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Helpful things you must know about Coronary Artery Disease.

Helpful things you must know about Coronary Artery Disease.

When the coronary arteries grow too thin or cholesterol blockages form in the walls), also known as coronary heart disease(CAD). The blood channels that carry blood and oxygen to the heart are known as the coronary arteries.

When cholesterol deposits on the arterial walls form plaques, CAD frequently results. These plaques can either produce inflammation and hardening of the blood vessel walls, which reduces blood flow to the heart and causes the arteries to constrict. Sometimes clots can impede blood flow, leading to major medical issues.

The network of blood vessels that supplies the surface of the heart with oxygen is made up of coronary arteries. The heart may not get enough oxygen-rich blood if these arteries are small, especially during exercising.

Forms of coronary artery disease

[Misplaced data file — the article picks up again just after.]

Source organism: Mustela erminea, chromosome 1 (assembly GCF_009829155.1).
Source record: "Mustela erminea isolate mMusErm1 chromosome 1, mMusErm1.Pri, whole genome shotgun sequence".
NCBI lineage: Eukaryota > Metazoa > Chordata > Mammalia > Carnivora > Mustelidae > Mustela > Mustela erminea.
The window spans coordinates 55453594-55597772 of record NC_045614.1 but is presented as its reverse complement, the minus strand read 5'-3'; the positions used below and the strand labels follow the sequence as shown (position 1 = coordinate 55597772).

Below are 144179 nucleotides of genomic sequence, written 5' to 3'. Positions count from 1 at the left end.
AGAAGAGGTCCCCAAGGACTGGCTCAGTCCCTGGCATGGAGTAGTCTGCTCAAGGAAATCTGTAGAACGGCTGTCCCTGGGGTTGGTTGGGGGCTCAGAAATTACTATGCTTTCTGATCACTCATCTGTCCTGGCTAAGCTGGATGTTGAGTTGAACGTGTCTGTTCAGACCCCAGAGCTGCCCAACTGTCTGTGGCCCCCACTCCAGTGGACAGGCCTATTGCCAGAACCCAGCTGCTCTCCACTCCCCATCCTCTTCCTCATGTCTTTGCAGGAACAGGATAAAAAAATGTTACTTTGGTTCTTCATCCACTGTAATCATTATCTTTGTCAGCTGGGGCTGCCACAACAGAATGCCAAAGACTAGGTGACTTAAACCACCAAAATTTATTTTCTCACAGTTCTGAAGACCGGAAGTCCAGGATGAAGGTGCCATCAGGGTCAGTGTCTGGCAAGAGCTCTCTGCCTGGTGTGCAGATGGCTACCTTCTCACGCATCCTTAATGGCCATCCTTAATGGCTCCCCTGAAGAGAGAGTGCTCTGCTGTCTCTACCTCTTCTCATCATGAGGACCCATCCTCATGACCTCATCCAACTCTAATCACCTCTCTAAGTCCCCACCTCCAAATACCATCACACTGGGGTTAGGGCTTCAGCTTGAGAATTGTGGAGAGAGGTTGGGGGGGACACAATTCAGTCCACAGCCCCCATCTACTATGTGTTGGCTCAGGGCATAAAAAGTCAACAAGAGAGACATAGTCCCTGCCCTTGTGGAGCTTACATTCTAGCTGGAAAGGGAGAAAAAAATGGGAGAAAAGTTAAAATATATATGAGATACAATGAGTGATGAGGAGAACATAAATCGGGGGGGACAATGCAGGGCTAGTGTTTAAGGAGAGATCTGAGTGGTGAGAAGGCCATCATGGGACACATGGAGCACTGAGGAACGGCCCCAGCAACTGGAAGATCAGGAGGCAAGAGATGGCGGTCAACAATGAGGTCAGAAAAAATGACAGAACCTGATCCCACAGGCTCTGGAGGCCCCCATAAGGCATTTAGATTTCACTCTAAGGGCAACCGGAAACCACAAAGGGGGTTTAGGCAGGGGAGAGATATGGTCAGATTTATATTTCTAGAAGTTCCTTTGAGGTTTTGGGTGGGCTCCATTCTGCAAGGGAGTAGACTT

A heart attack can sometimes result from CAD. It is the most prevalent kind of heart disease in the United States, where it causes more than 655,000 fatalities annually, according to the Centers for Disease Control and Prevention.

Coronary artery disease primarily comes in two different forms:

Stable Ischemic heart disease

The chronic form is this. Your coronary arteries gradually tighten over a long period of time. Your heart receives less blood that is rich in oxygen with time. Even if you may experience certain symptoms, you can manage the illness on a daily basis.

Acute coronary syndrome

This is a medical emergency in its abrupt form. A blood clot is created when the plaque in your coronary artery abruptly bursts, obstructing blood flow to your heart. A heart attack is caused by this sudden obstruction.

How common is coronary artery disease?

Coronary artery disease affects a lot of people. In the US, there are about 18 million persons who have coronary artery disease. That almost equals the population of Houston, Chicago, Los Angeles, and New York City all together.

In the United States, coronary artery disease claimed 360,900 lives in 2019. That number of individuals could more than seven times fill Yankee Stadium.

What Causes CAD?

Plaque, which is made up of cholesterol, fat, and other chemicals, can begin to form on the blood vessel walls as early as childhood. It accumulates over time. This results in “atherosclerosis,” which doctors refer to as the hardening and narrowing of arteries.

Plaque may rupture or shatter in some circumstances. As a result, platelets, which are blood cells, will attempt to close the artery and create a blood clot.